Internet Shakespeare Editions

Author: William Shakespeare
Editor: Roger Apfelbaum
Not Peer Reviewed

Romeo and Juliet (Modern)


[1.2]
Enter Capulet, County Paris, and the Clown [a Servingman].
Capulet But Montague is bound as well as I,
In penalty alike, and 'tis not hard, I think,
250For men so old as we to keep the peace.
Paris Of honorable reckoning are you both,
And pity 'tis you lived at odds so long.
But now, my lord, what say you to my suit?
Capulet But saying o'er what I have said before:
255My child is yet a stranger in the world,
She hath not seen the change of fourteen years.
Let two more summers wither in their pride
Ere we may think her ripe to be a bride.
Paris Younger than she are happy mothers made.
260Capulet And too soon marred are those so early made.
Earth hath swallowed all my hopes but she;
She's the hopeful lady of my earth.
But woo her, gentle Paris, get her heart,
My will to her consent is but a part;
265And she agreed, within her scope of choice
Lies my consent, and fair according voice.
This night I hold an old accustomed feast,
Whereto I have invited many a guest
Such as I love; and you among the store,
270One more, most welcome, makes my number more.
At my poor house look to behold this night
Earth-treading stars that make dark heaven light.
Such comfort as do lusty young men feel
When well-appareled April on the heel
275Of limping winter treads, even such delight
Among fresh fennel buds shall you this night
Inherit at my house. Hear all, all see,
And like her most, whose merit most shall be;
Which, on more view of many, mine being one,
280May stand in number, though in reck'ning none.
Come, go with me. [To Servingman] Go, sirrah, trudge about
Through fair Verona, find those persons out
Whose names are written there, and to them say
My house and welcome on their pleasure stay.
Exeunt [Capulet and Paris]
285Tybalt Find them out whose names are written here. It is written that the shoemaker should meddle with his yard and the tailor with his last, the fisher with his pencil and the painter with his nets. But I am sent to find those persons whose names are here writ, and can never find 290what names the writing person hath here writ. I must to the learned. In good time.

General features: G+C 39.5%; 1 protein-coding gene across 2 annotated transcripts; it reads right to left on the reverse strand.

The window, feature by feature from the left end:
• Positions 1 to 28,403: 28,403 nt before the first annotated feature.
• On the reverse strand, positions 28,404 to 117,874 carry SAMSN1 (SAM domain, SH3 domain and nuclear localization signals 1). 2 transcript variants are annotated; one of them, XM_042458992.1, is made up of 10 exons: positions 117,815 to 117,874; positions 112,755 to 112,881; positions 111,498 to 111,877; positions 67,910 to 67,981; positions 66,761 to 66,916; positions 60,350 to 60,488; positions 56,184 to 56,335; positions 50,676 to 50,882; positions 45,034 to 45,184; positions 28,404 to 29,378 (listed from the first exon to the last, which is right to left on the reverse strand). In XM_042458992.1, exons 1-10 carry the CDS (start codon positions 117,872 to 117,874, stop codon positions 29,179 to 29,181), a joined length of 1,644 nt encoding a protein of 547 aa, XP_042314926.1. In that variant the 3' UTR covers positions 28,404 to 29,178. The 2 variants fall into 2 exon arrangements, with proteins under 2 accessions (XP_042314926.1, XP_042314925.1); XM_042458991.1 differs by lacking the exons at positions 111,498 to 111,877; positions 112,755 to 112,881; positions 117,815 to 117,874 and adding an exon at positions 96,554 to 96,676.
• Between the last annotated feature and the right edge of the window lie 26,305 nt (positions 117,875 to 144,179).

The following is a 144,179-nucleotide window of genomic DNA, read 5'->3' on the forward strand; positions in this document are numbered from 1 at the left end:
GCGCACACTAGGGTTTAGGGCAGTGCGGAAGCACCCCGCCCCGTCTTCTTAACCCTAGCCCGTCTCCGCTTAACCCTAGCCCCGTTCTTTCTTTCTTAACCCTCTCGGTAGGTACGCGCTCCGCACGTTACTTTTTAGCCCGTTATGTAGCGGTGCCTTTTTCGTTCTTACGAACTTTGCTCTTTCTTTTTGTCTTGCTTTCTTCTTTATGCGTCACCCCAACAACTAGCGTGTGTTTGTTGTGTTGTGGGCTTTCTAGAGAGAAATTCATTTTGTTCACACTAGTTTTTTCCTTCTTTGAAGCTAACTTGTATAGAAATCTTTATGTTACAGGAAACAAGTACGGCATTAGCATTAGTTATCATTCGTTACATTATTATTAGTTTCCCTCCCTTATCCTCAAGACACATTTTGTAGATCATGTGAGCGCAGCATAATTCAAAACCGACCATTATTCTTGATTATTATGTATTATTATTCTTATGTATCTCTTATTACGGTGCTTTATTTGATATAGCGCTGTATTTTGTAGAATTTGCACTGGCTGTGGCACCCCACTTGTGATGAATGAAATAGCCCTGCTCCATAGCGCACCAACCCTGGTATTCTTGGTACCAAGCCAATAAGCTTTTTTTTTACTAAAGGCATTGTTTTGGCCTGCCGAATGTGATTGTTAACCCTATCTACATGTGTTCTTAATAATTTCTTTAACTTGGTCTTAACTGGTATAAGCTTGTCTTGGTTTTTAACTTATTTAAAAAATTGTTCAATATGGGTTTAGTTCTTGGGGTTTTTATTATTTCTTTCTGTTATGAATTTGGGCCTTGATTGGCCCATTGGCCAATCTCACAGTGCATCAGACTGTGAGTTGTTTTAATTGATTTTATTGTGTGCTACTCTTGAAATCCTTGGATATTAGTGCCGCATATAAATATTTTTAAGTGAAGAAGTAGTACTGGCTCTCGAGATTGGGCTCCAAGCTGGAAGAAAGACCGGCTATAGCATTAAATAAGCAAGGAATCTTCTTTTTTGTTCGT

Enter Benvolio and Romeo.
Benvolio Tut, man, one fire burns out another's burning,
One pain is lessened by another's anguish;
295Turn giddy, and be holp by backward turning;
One desperate grief cures with another's languish.
Take thou some new infection to thy eye,
And the rank poison of the old will die.
Romeo Your plantain leaf is excellent for that.
300Benvolio
For what, I pray thee?
Romeo
For your broken shin.
Benvolio Why, Romeo, art thou mad?
Romeo Not mad, but bound more than a madman is;
Shut up in prison, kept without my food,
305Whipped and tormented, and -- Good e'en, good fellow.
Tybalt God gi'good e'en. I pray, sir, can you read?
Romeo Ay, mine own fortune in my misery.
Tybalt Perhaps you have learned it without book. But I pray, can you read anything you see?
310Romeo Ay, if I know the letters and the language.
Tybalt Ye say honestly, rest you merry.
Romeo Stay, fellow, I can read.
He reads the Letter.
"Signor Martino and his wife and daughters;
County 315Anselme and his beauteous sisters;
The Lady widow of Vitruvio;
Signor Placentio and his lovely nieces;
Mercutio and his brother Valentine;
Mine Uncle Capulet, his wife and daughters;
My faire niece Rosaline, and Livia;
Signor Valentio and his cousin Tybalt;
Lucio and the lively Helena."
320A fair assembly. Whither should they come?
Tybalt Up.
Romeo Whither? To supper?
Tybalt To our house.
Romeo Whose house?
325Tybalt My master's.
Romeo Indeed, I should have asked thee that before.
Tybalt Now I'll tell you without asking. My master is the great rich Capulet, and if you be not of the house of Montagues, I pray come and crush a cup of wine. Rest 330you merry.
[Exit]
Benvolio At this same ancient feast of Capulet's,
Sups the fair Rosaline whom thou so loves,
With all the admirèd beauties of Verona.
Go thither, and with unattainted eye
335Compare her face with some that I shall show,
And I will make thee think thy swan a crow.
Romeo When the devout religion of mine eye
Maintains such falsehood, then turn tears to fire;
And these who, often drowned, could never die,
340Transparent heretics, be burnt for liars.
One fairer than my love? The all-seeing sun
Ne'er saw her match since first the world begun.
Benvolio Tut, you saw her fair, none else being by,
Herself poised with herself in either eye;
345But in that crystal scales let there be weighed
Your lady's love against some other maid
That I will show you shining at this feast,
And she shall scant show well that now seems best.
Romeo I'll go along, no such sight to be shown,
350But to rejoice in splendor of mine own.
[Exeunt]